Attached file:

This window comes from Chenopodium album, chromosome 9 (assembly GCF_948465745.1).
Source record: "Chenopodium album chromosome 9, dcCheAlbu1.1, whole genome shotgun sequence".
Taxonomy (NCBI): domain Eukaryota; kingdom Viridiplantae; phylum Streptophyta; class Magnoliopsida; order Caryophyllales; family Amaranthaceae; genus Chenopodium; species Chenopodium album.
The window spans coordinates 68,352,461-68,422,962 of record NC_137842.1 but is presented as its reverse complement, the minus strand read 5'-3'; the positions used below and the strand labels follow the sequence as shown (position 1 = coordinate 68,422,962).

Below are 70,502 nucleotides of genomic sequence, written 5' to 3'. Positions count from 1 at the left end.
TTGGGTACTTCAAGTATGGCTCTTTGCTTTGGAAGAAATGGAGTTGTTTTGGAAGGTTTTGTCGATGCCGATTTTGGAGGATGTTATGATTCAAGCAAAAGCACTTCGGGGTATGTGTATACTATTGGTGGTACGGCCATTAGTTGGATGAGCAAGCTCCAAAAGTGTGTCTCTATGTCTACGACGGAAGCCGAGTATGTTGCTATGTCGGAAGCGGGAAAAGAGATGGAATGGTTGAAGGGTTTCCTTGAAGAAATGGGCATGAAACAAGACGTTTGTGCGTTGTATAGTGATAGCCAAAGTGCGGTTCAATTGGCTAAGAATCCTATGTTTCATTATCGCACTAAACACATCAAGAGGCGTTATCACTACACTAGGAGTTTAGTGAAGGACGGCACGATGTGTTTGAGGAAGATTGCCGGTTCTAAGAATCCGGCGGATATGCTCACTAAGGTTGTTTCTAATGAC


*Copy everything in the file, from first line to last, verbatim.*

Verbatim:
This window comes from Chenopodium album, chromosome 9 (assembly GCF_948465745.1).
Source record: "Chenopodium album chromosome 9, dcCheAlbu1.1, whole genome shotgun sequence".
Taxonomy (NCBI): domain Eukaryota; kingdom Viridiplantae; phylum Streptophyta; class Magnoliopsida; order Caryophyllales; family Amaranthaceae; genus Chenopodium; species Chenopodium album.
The window spans coordinates 68,352,461-68,422,962 of record NC_137842.1 but is presented as its reverse complement, the minus strand read 5'-3'; the positions used below and the strand labels follow the sequence as shown (position 1 = coordinate 68,422,962).

Below are 70,502 nucleotides of genomic sequence, written 5' to 3'. Positions count from 1 at the left end.
TTGGGTACTTCAAGTATGGCTCTTTGCTTTGGAAGAAATGGAGTTGTTTTGGAAGGTTTTGTCGATGCCGATTTTGGAGGATGTTATGATTCAAGCAAAAGCACTTCGGGGTATGTGTATACTATTGGTGGTACGGCCATTAGTTGGATGAGCAAGCTCCAAAAGTGTGTCTCTATGTCTACGACGGAAGCCGAGTATGTTGCTATGTCGGAAGCGGGAAAAGAGATGGAATGGTTGAAGGGTTTCCTTGAAGAAATGGGCATGAAACAAGACGTTTGTGCGTTGTATAGTGATAGCCAAAGTGCGGTTCAATTGGCTAAGAATCCTATGTTTCATTATCGCACTAAACACATCAAGAGGCGTTATCACTACACTAGGAGTTTAGTGAAGGACGGCACGATGTGTTTGAGGAAGATTGCCGGTTCTAAGAATCCGGCGGATATGCTCACTAAGGTTGTTTCTAATGAC